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  19. Great pictures. I really like the plant in the phone booth.

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    1. I couldn't figure out what it was. It wasn't in bloom at the time.

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  20. I love the old watering troughs. They make me think about what daily life was like in the past. I do the same thing when we drive around and I see old barns and farmhouses. There's a phone booth like that on the Sooner campus at OU, where my son goes to college. Of course he had his picture taken with it when he visited prior to enrollment.

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    1. Wonderful! Like you, we drive along and note the places where people once built a house and barn, lived there, and the buildings were still there long after people left.

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  21. i loved your mention about your precious grandson dear Susan !

    i loved the shots either ,serene and narrative

    i agree that tourist (honestly i am not exception most of time) mostly keep themselves busy in nonstop photography and often forget to enjoy and explore

    this tree and it's roots suddenly remind me humanity on earth ,don't know why

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    1. Life is transient, just like this tree. It has been a rooted tree until the soil is washed away year after year. Also kinda like man. The roots and the soil are the source of security.

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  22. I vaguely remember a long time ago some old public phone boxes being for sale, perhaps someone bought that one for their yard. I hope the old tree manages to hold on for a good while longer. I don't recall ever seeing any small shrines, not permanent ones anyway, mostly crosses and flowers left at crash sites where people died.

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    1. I think here in USA there is not the idea of recognizing something that happened or that is represented at any certain spot. In Illinois and Missouri, there are famous people like Mark Twain and Zebulon Pike (who was the source of my Pike county) There are all sorts of recognition stones.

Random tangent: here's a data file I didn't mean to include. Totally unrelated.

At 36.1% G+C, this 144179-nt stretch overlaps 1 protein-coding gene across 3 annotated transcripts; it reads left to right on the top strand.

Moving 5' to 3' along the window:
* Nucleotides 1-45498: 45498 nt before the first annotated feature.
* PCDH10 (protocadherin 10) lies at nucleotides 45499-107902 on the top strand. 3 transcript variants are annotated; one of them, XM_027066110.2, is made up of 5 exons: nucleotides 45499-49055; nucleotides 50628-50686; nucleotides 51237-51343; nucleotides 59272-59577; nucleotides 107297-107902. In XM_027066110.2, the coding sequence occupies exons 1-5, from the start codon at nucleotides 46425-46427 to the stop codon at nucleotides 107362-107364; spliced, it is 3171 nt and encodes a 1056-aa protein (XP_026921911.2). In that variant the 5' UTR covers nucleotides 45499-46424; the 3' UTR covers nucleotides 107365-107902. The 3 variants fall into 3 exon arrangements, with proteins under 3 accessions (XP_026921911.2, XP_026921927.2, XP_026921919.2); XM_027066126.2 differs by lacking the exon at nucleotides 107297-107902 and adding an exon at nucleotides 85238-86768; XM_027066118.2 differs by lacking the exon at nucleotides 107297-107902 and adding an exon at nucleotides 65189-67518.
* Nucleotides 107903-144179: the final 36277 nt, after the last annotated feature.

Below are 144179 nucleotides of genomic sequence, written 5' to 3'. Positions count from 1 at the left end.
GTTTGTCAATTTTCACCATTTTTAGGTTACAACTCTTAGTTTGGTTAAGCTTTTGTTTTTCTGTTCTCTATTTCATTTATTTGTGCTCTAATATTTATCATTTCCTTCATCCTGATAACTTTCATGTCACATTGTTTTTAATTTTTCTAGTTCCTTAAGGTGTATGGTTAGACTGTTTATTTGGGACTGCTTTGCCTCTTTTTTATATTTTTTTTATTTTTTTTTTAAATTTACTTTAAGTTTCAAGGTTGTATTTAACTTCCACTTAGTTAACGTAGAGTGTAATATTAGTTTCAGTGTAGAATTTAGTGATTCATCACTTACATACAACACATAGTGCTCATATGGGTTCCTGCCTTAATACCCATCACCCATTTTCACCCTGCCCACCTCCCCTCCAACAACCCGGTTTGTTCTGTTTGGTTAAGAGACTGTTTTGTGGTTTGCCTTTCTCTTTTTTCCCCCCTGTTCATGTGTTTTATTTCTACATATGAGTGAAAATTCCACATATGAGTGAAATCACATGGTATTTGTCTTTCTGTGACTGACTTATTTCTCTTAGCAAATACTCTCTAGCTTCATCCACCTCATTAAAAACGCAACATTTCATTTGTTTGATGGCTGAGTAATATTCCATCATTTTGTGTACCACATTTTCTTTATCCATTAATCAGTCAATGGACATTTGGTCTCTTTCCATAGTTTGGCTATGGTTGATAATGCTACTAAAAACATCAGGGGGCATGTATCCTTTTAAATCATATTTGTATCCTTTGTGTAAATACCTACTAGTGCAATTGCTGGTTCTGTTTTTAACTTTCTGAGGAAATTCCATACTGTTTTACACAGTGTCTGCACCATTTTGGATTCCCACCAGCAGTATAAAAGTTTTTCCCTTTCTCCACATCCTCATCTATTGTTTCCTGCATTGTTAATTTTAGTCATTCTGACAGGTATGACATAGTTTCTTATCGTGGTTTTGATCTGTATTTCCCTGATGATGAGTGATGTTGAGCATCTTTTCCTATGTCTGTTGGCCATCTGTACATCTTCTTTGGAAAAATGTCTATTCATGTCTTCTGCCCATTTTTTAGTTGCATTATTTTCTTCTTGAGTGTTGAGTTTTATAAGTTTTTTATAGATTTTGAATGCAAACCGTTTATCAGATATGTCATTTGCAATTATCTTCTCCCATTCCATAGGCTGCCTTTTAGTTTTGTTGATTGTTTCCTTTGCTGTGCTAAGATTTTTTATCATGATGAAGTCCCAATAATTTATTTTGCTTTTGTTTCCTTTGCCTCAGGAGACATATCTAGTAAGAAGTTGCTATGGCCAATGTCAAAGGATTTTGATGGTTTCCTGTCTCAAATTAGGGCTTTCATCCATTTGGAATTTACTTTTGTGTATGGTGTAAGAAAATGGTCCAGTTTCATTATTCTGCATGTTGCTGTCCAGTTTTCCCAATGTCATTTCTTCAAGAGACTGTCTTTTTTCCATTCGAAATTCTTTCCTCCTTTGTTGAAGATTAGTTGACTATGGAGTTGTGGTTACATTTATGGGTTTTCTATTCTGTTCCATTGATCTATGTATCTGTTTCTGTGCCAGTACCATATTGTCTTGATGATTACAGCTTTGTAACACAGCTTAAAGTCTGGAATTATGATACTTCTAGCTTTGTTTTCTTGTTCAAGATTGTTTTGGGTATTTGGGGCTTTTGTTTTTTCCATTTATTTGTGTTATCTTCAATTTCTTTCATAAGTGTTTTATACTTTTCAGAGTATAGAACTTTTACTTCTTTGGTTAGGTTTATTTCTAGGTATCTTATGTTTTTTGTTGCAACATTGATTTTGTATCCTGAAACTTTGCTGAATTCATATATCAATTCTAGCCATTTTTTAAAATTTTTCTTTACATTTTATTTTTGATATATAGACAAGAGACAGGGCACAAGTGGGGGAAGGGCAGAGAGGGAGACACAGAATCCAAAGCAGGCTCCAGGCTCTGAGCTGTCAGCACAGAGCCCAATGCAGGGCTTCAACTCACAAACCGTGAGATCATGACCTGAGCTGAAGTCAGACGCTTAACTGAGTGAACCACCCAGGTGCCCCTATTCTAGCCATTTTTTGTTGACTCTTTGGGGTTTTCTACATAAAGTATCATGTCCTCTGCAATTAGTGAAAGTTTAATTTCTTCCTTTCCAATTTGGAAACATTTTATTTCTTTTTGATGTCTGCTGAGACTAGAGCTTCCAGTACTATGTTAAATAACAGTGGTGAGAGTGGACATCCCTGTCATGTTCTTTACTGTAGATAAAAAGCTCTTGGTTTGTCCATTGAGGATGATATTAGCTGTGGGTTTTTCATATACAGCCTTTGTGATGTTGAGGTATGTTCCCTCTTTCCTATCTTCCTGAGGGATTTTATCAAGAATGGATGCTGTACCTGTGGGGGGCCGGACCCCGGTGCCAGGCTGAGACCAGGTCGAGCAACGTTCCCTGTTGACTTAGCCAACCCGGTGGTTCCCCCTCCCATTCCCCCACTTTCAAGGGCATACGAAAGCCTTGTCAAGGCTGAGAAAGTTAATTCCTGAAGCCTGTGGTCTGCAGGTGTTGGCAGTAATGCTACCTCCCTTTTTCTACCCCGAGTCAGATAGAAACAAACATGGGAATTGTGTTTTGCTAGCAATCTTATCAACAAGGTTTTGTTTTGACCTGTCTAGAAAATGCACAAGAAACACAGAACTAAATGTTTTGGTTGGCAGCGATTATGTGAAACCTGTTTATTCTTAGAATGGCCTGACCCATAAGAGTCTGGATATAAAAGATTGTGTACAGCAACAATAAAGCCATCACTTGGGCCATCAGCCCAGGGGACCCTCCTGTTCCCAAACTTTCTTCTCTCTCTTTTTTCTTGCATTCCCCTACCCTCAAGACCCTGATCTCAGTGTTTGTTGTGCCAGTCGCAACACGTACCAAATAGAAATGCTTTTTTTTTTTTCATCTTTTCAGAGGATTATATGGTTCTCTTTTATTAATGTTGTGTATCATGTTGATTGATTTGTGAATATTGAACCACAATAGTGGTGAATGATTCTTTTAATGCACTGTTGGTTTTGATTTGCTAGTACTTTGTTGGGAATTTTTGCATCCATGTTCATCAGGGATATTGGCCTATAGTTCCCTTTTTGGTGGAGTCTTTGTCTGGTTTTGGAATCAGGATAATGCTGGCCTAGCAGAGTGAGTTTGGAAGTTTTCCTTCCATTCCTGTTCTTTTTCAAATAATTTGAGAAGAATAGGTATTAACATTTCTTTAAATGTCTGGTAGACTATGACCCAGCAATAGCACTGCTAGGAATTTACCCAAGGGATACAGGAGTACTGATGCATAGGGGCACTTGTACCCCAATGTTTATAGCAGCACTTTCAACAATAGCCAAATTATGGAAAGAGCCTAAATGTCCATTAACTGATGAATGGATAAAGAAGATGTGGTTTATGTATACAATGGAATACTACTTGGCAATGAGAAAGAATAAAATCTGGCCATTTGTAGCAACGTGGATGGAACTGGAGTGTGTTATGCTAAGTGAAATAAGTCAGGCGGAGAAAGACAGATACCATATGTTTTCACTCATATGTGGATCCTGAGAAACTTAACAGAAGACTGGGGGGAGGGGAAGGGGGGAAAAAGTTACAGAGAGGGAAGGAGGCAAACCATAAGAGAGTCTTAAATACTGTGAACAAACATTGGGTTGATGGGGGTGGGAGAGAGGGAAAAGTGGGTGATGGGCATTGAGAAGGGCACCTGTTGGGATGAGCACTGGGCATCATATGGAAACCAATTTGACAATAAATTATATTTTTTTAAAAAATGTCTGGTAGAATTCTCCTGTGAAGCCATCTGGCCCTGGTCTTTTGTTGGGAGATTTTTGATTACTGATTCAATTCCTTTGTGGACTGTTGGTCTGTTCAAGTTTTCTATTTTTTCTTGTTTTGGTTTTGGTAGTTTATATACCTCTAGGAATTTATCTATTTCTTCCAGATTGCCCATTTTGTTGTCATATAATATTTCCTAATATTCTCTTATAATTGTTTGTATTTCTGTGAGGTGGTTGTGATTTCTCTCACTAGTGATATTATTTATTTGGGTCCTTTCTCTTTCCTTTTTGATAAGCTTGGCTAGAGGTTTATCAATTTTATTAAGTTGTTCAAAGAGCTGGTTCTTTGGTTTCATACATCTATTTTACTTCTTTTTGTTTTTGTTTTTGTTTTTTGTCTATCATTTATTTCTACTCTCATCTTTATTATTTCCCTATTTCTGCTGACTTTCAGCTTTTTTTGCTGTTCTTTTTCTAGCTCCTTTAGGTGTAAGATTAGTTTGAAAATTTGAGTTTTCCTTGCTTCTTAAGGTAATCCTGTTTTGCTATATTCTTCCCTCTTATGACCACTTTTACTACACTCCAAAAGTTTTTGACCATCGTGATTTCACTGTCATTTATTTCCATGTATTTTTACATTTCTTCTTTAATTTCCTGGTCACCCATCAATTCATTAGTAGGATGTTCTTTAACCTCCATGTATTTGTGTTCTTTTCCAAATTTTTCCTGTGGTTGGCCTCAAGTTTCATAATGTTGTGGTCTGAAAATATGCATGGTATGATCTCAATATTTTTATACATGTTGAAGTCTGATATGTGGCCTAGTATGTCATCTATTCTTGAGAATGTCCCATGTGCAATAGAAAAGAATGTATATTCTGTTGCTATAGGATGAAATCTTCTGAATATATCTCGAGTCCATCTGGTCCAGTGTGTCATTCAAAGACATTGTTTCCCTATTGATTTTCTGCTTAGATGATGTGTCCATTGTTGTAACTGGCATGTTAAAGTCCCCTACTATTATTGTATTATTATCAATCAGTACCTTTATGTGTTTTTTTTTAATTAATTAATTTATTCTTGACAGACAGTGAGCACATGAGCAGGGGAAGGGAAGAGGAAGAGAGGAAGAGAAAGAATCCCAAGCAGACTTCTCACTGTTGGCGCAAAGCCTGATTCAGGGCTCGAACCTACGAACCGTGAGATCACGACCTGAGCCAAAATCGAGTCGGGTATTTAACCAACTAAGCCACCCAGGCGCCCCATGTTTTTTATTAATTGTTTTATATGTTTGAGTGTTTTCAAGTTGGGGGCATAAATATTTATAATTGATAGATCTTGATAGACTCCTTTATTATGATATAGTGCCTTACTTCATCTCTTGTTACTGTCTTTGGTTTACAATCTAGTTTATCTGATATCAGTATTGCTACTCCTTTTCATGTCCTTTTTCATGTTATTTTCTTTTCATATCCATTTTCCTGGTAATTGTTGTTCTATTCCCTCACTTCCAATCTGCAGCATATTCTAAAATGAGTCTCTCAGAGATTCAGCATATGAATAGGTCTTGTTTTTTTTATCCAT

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  23. It is so true what you say, Susan, most tourists are there to see, not to learn. I never cease to wonder at people who visit a world renowned monument like the Blue Mosque, or the Taj Mahal, for example, and do not take the time to do a little research before leaving home, with the result that they arrive there with no idea of the history and purpose of the site they are visiting, it would be like me going to a part of the world that I had never visited, and knowing nothing about the birds I would encounter, other than that they are pretty!

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  24. I love the small shrines you shared, especially the stone watering trough.
    Have a pleasant, productive day, Susan.

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  25. #1- those pictures were so cool!

    #2- the phone booth reminded me of a similar sight. Only it was on a fairly remote grassy hill. And it was an outhouse. But it was a tree coming up out of hole #2.

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  26. I love the photo of the tree in the old phone booth! There is something both beautiful and eerie about it.

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  27. I love this post Susan -- and I agree about the tree in the phone booth. It's really lovely. I wish it was in my yard. You're right about shrines -- they mean something to someone, and don't we wish we knew who or what?

    Switzerland? How lovely! That's a spot I'd love to visit -- the way back relatives (and I'm talking 1600s) heralded from there. And speaking of visits, thanks so much for coming by my spot! I love your comments!

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Go ahead...it won' t hurt...I'd love to hear what you think!